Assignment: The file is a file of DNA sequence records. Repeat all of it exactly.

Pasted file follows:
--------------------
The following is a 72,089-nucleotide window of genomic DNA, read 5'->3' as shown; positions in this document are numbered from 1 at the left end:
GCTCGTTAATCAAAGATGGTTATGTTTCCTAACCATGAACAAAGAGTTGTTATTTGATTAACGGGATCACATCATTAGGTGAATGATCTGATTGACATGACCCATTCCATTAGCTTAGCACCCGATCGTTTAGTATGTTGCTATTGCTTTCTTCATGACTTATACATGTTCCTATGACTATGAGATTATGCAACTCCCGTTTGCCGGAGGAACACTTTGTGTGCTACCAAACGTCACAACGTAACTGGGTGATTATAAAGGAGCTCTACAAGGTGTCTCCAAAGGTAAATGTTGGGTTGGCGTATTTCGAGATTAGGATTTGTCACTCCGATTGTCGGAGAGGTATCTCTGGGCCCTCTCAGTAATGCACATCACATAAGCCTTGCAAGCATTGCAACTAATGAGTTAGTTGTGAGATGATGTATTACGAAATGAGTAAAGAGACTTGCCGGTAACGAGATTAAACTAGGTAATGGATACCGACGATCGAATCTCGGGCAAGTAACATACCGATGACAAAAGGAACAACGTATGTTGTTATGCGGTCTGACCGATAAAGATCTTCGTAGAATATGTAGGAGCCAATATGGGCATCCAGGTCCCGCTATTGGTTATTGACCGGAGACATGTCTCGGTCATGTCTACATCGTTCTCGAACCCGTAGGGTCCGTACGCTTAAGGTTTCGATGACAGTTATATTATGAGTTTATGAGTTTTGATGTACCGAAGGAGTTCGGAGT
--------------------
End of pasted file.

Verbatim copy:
The following is a 72,089-nucleotide window of genomic DNA, read 5'->3' as shown; positions in this document are numbered from 1 at the left end:
GCTCGTTAATCAAAGATGGTTATGTTTCCTAACCATGAACAAAGAGTTGTTATTTGATTAACGGGATCACATCATTAGGTGAATGATCTGATTGACATGACCCATTCCATTAGCTTAGCACCCGATCGTTTAGTATGTTGCTATTGCTTTCTTCATGACTTATACATGTTCCTATGACTATGAGATTATGCAACTCCCGTTTGCCGGAGGAACACTTTGTGTGCTACCAAACGTCACAACGTAACTGGGTGATTATAAAGGAGCTCTACAAGGTGTCTCCAAAGGTAAATGTTGGGTTGGCGTATTTCGAGATTAGGATTTGTCACTCCGATTGTCGGAGAGGTATCTCTGGGCCCTCTCAGTAATGCACATCACATAAGCCTTGCAAGCATTGCAACTAATGAGTTAGTTGTGAGATGATGTATTACGAAATGAGTAAAGAGACTTGCCGGTAACGAGATTAAACTAGGTAATGGATACCGACGATCGAATCTCGGGCAAGTAACATACCGATGACAAAAGGAACAACGTATGTTGTTATGCGGTCTGACCGATAAAGATCTTCGTAGAATATGTAGGAGCCAATATGGGCATCCAGGTCCCGCTATTGGTTATTGACCGGAGACATGTCTCGGTCATGTCTACATCGTTCTCGAACCCGTAGGGTCCGTACGCTTAAGGTTTCGATGACAGTTATATTATGAGTTTATGAGTTTTGATGTACCGAAGGAGTTCGGAGT